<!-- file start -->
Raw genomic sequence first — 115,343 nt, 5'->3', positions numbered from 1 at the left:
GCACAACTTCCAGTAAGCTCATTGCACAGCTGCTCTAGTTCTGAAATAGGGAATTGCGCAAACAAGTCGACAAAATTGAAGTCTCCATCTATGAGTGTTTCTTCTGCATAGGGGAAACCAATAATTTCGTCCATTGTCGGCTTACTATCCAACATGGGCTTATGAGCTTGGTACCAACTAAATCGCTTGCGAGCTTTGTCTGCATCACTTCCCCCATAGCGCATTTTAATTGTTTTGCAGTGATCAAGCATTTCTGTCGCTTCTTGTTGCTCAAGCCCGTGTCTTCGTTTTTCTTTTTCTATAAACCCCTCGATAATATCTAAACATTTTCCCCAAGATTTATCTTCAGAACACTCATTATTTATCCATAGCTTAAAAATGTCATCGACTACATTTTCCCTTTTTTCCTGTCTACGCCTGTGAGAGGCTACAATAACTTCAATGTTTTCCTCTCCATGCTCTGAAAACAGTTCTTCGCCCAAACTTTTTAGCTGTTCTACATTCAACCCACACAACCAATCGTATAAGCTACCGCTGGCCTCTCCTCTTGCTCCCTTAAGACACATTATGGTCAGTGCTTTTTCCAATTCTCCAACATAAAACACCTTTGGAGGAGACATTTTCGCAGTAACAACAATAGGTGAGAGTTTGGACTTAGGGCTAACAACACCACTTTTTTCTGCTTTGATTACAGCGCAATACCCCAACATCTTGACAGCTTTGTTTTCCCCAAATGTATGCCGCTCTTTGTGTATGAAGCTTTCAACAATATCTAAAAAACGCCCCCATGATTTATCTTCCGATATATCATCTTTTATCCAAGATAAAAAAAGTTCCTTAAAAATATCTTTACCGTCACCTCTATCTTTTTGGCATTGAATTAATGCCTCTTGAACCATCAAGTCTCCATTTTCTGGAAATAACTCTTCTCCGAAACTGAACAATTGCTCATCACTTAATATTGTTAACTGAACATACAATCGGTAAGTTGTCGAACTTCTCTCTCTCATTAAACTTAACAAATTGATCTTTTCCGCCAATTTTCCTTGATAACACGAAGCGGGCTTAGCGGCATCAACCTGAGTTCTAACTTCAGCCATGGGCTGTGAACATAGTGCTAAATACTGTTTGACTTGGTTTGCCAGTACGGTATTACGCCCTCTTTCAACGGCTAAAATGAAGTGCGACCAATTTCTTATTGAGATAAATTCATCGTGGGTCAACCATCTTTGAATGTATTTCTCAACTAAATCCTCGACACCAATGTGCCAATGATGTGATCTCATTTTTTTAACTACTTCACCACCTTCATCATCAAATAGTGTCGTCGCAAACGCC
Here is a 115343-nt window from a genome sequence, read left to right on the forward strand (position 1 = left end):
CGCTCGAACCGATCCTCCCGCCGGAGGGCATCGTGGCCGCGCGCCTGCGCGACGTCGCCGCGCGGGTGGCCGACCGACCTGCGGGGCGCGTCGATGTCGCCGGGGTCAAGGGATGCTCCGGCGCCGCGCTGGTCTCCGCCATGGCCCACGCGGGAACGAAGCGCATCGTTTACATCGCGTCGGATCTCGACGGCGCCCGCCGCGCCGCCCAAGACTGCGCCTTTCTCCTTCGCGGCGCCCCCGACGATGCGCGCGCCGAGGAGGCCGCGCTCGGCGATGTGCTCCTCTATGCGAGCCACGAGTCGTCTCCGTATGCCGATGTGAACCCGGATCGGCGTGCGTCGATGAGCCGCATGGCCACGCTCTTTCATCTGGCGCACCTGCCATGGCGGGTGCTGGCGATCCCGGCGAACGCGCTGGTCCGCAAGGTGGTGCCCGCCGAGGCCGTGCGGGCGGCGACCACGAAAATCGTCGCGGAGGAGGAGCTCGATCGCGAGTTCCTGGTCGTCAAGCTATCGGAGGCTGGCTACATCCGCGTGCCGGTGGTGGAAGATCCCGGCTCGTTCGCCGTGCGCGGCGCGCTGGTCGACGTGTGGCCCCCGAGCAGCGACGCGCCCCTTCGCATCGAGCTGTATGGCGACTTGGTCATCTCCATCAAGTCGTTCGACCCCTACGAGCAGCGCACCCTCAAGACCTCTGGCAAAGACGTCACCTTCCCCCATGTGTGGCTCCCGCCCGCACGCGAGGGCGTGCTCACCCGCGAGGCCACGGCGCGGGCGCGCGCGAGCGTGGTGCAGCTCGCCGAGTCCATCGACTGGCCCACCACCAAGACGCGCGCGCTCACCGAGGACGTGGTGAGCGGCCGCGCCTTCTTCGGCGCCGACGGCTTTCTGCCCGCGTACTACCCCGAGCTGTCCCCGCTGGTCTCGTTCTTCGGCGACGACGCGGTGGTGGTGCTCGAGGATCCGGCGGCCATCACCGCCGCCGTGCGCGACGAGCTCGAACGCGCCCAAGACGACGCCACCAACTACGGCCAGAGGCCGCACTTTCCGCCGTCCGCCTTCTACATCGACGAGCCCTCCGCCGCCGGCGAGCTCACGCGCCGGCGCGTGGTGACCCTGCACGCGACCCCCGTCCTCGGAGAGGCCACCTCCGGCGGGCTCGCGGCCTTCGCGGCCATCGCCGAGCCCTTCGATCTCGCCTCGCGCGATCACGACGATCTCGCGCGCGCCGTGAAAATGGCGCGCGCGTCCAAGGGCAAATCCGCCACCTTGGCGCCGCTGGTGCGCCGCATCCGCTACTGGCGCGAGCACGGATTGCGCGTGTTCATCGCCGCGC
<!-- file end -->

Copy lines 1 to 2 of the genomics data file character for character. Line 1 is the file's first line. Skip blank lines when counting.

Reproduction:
Raw genomic sequence first — 115,343 nt, 5'->3', positions numbered from 1 at the left:
GCACAACTTCCAGTAAGCTCATTGCACAGCTGCTCTAGTTCTGAAATAGGGAATTGCGCAAACAAGTCGACAAAATTGAAGTCTCCATCTATGAGTGTTTCTTCTGCATAGGGGAAACCAATAATTTCGTCCATTGTCGGCTTACTATCCAACATGGGCTTATGAGCTTGGTACCAACTAAATCGCTTGCGAGCTTTGTCTGCATCACTTCCCCCATAGCGCATTTTAATTGTTTTGCAGTGATCAAGCATTTCTGTCGCTTCTTGTTGCTCAAGCCCGTGTCTTCGTTTTTCTTTTTCTATAAACCCCTCGATAATATCTAAACATTTTCCCCAAGATTTATCTTCAGAACACTCATTATTTATCCATAGCTTAAAAATGTCATCGACTACATTTTCCCTTTTTTCCTGTCTACGCCTGTGAGAGGCTACAATAACTTCAATGTTTTCCTCTCCATGCTCTGAAAACAGTTCTTCGCCCAAACTTTTTAGCTGTTCTACATTCAACCCACACAACCAATCGTATAAGCTACCGCTGGCCTCTCCTCTTGCTCCCTTAAGACACATTATGGTCAGTGCTTTTTCCAATTCTCCAACATAAAACACCTTTGGAGGAGACATTTTCGCAGTAACAACAATAGGTGAGAGTTTGGACTTAGGGCTAACAACACCACTTTTTTCTGCTTTGATTACAGCGCAATACCCCAACATCTTGACAGCTTTGTTTTCCCCAAATGTATGCCGCTCTTTGTGTATGAAGCTTTCAACAATATCTAAAAAACGCCCCCATGATTTATCTTCCGATATATCATCTTTTATCCAAGATAAAAAAAGTTCCTTAAAAATATCTTTACCGTCACCTCTATCTTTTTGGCATTGAATTAATGCCTCTTGAACCATCAAGTCTCCATTTTCTGGAAATAACTCTTCTCCGAAACTGAACAATTGCTCATCACTTAATATTGTTAACTGAACATACAATCGGTAAGTTGTCGAACTTCTCTCTCTCATTAAACTTAACAAATTGATCTTTTCCGCCAATTTTCCTTGATAACACGAAGCGGGCTTAGCGGCATCAACCTGAGTTCTAACTTCAGCCATGGGCTGTGAACATAGTGCTAAATACTGTTTGACTTGGTTTGCCAGTACGGTATTACGCCCTCTTTCAACGGCTAAAATGAAGTGCGACCAATTTCTTATTGAGATAAATTCATCGTGGGTCAACCATCTTTGAATGTATTTCTCAACTAAATCCTCGACACCAATGTGCCAATGATGTGATCTCATTTTTTTAACTACTTCACCACCTTCATCATCAAATAGTGTCGTCGCAAACGCC